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Physical activity



Physical activity is any activity that causes your body to work harder than normal. It describes activities that are beyond your daily routine of sitting, standing, and walking up stairs. Everyone can benefit from increased physical activity.

Alternative Names

Fitness recommendations; Exercise


Physical activity can help you:

  • Burn calories and reduce body fat
  • Control and maintain your current weight
  • Improve chronic medical conditions such as diabetes, high blood pressure, and heart disease
  • Improve your fitness and ability to perform daily activities
  • Prevent diseases such as osteoporosis and depression
  • Reduce your appetite


Physical activity is divided into two types of activities for adults: aerobic activity and muscle-strengthening activity.

Aerobic activity can be of moderate or vigorous intensity. It is important to start with aerobic activities that are less intense at first, and work up to more vigorous activity.

While performing moderate activities (such as brisk walking), you should be able to talk but not sing. Vigorous activity requires taking a breath every few words.

You can also monitor the intensity of exercise by using your heart rate. The target heart rate during physical activity should be 60% - 90% of the maximum heart rate.

To calculate your target heart rate, use the following formula:

  1. 220 (beats per minute) minus age = maximum heart rate.
  2. Maximum heart rate multiplied by the intensity level = target heart rate.

For example, a 50-year-old woman exercising at 60% maximum would use the following calculation:

  1. 220 - 50 = 170 (maximum heart rate)
  2. 170 X 60% = 102 (target heart rate)

This is her target heart rate, regardless of the type of physical activity she elects to do.

Physical activity at 60 to 70% of the maximum heart rate is considered moderate intensity exercise. You can moderately exercise safely for a long period of time. It is best to start an exercise program with moderate intensity exercise.

The other type of physical activity is muscle strengthening exercise. Muscle strengthening can be done with a weight program, heavy gardening, or push-ups and calisthenics.

The amount of physical activity is very important to achieve health benefits. Any increase in activity is better than less activity.

The recommended amount of time spent doing aerobic activity is:

  • 2.5 hours a week of moderate activity, increasing to 5 hours a week
  • Or 75 minutes of vigorous activity, increasing to 2.5 hours per week

Muscle strengthening is recommended twice a week.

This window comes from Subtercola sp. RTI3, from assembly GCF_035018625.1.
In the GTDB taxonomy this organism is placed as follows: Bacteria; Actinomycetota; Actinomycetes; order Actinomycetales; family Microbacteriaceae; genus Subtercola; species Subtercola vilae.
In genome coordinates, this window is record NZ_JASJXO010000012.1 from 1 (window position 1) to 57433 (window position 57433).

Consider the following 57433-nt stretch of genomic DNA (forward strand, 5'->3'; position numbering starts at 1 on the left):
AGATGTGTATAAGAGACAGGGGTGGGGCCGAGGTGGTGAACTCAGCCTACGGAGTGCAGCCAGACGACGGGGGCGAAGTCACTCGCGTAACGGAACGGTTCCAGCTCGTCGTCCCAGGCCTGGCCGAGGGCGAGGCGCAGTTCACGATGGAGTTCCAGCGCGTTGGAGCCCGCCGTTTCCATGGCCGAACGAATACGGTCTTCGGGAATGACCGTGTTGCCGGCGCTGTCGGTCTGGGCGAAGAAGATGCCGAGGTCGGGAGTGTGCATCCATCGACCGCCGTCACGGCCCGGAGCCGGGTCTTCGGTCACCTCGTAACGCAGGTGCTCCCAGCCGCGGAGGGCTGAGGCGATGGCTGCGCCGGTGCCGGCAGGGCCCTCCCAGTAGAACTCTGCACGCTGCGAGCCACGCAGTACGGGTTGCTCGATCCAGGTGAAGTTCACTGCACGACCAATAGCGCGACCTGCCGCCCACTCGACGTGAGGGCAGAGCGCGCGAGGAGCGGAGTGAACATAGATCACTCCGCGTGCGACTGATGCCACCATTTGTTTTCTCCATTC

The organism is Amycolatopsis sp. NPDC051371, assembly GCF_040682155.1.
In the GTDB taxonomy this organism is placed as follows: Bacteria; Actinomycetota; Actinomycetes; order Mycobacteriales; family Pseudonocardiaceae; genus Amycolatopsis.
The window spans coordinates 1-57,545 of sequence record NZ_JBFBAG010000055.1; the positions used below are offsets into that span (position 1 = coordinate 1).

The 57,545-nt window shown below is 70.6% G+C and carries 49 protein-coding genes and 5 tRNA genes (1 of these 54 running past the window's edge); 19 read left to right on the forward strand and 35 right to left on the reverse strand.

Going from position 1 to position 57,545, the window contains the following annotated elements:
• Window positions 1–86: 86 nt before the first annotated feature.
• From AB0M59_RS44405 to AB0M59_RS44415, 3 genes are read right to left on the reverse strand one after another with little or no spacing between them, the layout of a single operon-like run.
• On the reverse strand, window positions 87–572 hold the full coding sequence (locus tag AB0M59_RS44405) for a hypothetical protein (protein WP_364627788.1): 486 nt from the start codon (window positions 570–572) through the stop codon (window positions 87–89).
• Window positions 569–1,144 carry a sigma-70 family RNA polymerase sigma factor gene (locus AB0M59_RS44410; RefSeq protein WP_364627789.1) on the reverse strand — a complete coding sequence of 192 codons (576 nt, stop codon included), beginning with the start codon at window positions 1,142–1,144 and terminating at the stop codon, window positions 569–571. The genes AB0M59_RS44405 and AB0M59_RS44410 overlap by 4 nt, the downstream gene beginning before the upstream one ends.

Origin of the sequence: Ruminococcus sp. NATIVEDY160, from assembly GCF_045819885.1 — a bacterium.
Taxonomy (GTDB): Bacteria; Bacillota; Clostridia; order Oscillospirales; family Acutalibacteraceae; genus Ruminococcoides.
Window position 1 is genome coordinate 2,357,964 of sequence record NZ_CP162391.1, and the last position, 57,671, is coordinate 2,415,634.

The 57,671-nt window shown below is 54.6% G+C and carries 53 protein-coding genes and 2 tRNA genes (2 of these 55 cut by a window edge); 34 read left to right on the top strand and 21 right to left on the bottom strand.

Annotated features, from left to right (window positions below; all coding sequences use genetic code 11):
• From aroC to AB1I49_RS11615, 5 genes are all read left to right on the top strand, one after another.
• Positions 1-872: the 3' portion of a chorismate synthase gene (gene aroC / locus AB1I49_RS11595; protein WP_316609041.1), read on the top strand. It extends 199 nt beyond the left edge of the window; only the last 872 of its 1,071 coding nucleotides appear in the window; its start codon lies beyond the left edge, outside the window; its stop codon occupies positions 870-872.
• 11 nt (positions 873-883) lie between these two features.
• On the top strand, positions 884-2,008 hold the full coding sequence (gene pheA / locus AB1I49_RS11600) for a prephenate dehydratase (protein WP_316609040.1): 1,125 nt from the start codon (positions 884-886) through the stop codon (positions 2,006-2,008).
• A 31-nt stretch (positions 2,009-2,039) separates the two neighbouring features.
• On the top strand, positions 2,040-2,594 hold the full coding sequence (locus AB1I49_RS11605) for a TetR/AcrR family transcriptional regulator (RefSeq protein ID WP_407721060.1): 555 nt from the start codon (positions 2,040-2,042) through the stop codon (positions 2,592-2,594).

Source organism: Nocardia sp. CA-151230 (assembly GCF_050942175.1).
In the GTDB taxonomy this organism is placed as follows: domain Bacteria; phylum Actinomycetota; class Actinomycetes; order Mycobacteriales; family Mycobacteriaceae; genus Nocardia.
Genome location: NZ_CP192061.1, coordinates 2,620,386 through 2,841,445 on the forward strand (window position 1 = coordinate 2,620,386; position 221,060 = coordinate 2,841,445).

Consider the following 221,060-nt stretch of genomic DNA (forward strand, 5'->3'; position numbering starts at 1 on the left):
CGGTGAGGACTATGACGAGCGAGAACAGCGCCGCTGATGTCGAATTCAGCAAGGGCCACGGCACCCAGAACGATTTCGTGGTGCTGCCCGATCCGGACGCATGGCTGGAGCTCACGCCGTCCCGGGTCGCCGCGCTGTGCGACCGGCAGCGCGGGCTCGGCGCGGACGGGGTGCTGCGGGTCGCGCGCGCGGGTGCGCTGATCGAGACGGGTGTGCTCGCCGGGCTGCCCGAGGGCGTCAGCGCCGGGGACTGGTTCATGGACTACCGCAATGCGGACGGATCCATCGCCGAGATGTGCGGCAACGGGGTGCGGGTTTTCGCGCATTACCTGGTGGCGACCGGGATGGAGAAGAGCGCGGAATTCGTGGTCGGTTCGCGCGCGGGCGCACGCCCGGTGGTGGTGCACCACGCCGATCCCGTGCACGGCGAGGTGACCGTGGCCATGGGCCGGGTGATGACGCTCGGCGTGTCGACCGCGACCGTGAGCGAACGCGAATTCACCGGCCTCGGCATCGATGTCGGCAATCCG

Try to do some form of physical activity at least three times a week. Increasing to four or five times a week is even more helpful. Spread out the physical activity through the week, rather than doing it on three or four consecutive days to reduce the risk of injuries.

People who have chronic medical conditions, are older, are pregnant, or have been very inactive may need to start with less activity and increase more slowly. Increasing both aerobic and muscle strengthening physical activity has benefits, even if you cannot reach your goals.


Physical activity contributes to health by:

  • Decreasing the risk for cardiovascular disease
  • Reducing the amount of bone loss that is associated with age and osteoporosis
  • Reducing the resting heart rate

Physical activity also helps the body use calories better, which helps with weight loss and maintenance. It can increase basal metabolic rate, and reduce appetite and body fat.


Physical activity should be done at a rate that is right for you. When you increase activity gradually in both intensity and time you are unlikely to have any side effects.

An evaluation by an exercise physiologist is helpful in order to to avoid injuries. Injuries can occur if you start physical activity too quickly, with too much intensity, or for too long.


US Preventive Services Task Force. Physical Activity Guidelines for Americans: Recommendation statement. 2008. Accessed March 1, 2009.

Related Taxonomy

Review Date: 3/1/2009
Reviewed By: Linda Vorvick, MD, Family Physician, Seattle Site Coordinator, Lecturer, Pathyphysiology, MEDEX Northwest Division of Physician Assistant Studies, University of Washington School of Medicine. Also reviewed by David Zieve, MD, MHA, Medical Director, A.D.A.M., Inc.
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